18. 18. BACKGROUND: AIMS: METHODS: RESULTS: Int J Surg Investig. 2000;1(5):431-9. Research on the best chemohyperthermia technique of treatment of peritoneal carcinomatosis after complete resection. Elias D , Antoun S, Goharin A, Otmany AE, Puizillout JM, Lasser P. Abstract The complete or almost complete resection of peritoneal carcinomatosis (PC) followed by intraperitoneal chemohyperthermia (IPCH) is potentially capable of curing some patients presenting with disease confined to the peritoneum. The aim of this prospective phase I-II study was to develop an efficient IPCH procedure with good thermal homogeneity and good spatial diffusion, that would be reproducible (and thus could be standardized and exported), and to evaluate patient tolerance and its efficiency in eradicating tumor tissue. Seven IPCH procedures were tested successively in 32 patients (up to a total of 35 IPCH). Each procedure was tested in at least 4 patients before modifications for technical reasons or due to inacceptable tolerance. Five of them were followed by early postoperative intraperitoneal chemotherapy (EPIC) lasting 4 days. Thermal homogeneity was measured with 6 thermal probes placed in different positions inside the abdominal cavity. Spatial diffusion was studied in the last patients by adding methylene blue to the IPCH liquid. The mean follow-up was 23.85 months for the series. From the technological point of view, we have progressively shown that procedures with closure of the abdomen are not satisfactory: it was impossible to obtain thermal Format: Abstract 1 Author information PubMed The Level of Evidence affair 7 procedures tested in 32 patients Each procedure tested in 4 (maybe 5) patients 6 thermal probes used to measure thermal homogeneity As far as Statistics is concerned and sample size calculation is considered, only huge differences between techniques can be found to be significant by means of so small samples. Otherwise, the differences found between samples cannot be credited to any of the techniques and are likely to be subject to the opinion of the Researchers. Marco Lotti MD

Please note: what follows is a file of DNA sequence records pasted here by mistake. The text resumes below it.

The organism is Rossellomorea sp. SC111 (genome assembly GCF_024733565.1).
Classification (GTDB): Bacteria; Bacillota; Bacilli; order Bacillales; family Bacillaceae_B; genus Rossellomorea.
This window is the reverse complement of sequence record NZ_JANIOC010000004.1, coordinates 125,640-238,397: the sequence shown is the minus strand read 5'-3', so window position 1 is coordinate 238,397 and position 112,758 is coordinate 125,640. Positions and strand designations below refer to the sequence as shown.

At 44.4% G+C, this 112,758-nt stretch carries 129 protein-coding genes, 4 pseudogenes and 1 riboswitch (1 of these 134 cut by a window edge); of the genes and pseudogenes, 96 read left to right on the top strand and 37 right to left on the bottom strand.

19. 19. BACKGROUND: AIMS: METHODS: RESULTS: Abstract The complete or almost complete resection of peritoneal carcinomatosis (PC) followed by intraperitoneal chemohyperthermia (IPCH) is potentially capable of curing some patients presenting with disease confined to the peritoneum. The aim of this prospective phase I-II study was to develop an efficient IPCH procedure with good thermal homogeneity and good spatial diffusion, that would be reproducible (and thus could be standardized and exported), and to evaluate patient tolerance and its efficiency in eradicating tumor tissue. Seven IPCH procedures were tested successively in 32 patients (up to a total of 35 IPCH). Each procedure was tested in at least 4 patients before modifications for technical reasons or due to inacceptable tolerance. Five of them were followed by early postoperative intraperitoneal chemotherapy (EPIC) lasting 4 days. Thermal homogeneity was measured with 6 thermal probes placed in different positions inside the abdominal cavity. Spatial diffusion was studied in the last patients by adding methylene blue to the IPCH liquid. The mean follow-up was 23.85 months for the series. From the technological point of view, we have progressively shown that procedures with closure of the abdomen are not satisfactory: it was impossible to obtain thermal homogeneity when the entire parietal wound was closed, but markedly improved when only the skin was closed. However, these "closed" procedures did not allow us to treat all surfaces at risk. The peritoneal cavity "expander" did not permit treatment of the parietal wound and an indeterminate amount of the perfusion oozed out at its periphery. The open technique with traction of the skin upwards was superior. Using different procedures successively undermined the quality of the postoperative results. Three patients (8.6%) died and morbidity (albeit minimal) Author information BACKGROUND: AIMS: METHODS: RESULTS: Int J Surg Investig. 2000;1(5):431-9. Research on the best chemohyperthermia technique of treatment of peritoneal carcinomatosis after complete resection. Elias D , Antoun S, Goharin A, Otmany AE, Puizillout JM, Lasser P. Abstract The complete or almost complete resection of peritoneal carcinomatosis (PC) followed by intraperitoneal chemohyperthermia (IPCH) is potentially capable of curing some patients presenting with disease confined to the peritoneum. The aim of this prospective phase I-II study was to develop an efficient IPCH procedure with good thermal homogeneity and good spatial diffusion, that would be reproducible (and thus could be standardized and exported), and to evaluate patient tolerance and its efficiency in eradicating tumor tissue. Seven IPCH procedures were tested successively in 32 patients (up to a total of 35 IPCH). Each procedure was tested in at least 4 patients before modifications for technical reasons or due to inacceptable tolerance. Five of them were followed by early postoperative intraperitoneal chemotherapy (EPIC) lasting 4 days. Thermal homogeneity was measured with 6 thermal probes placed in different positions inside the abdominal cavity. Spatial diffusion was studied in the last patients by adding methylene blue to the IPCH liquid. The mean follow-up was 23.85 months for the series. From the technological point of view, we have progressively shown that procedures Format: Abstract 1 Author information PubMedThe Level of Evidence affair I am concerned that this is opinion more than evidence Marco Lotti MD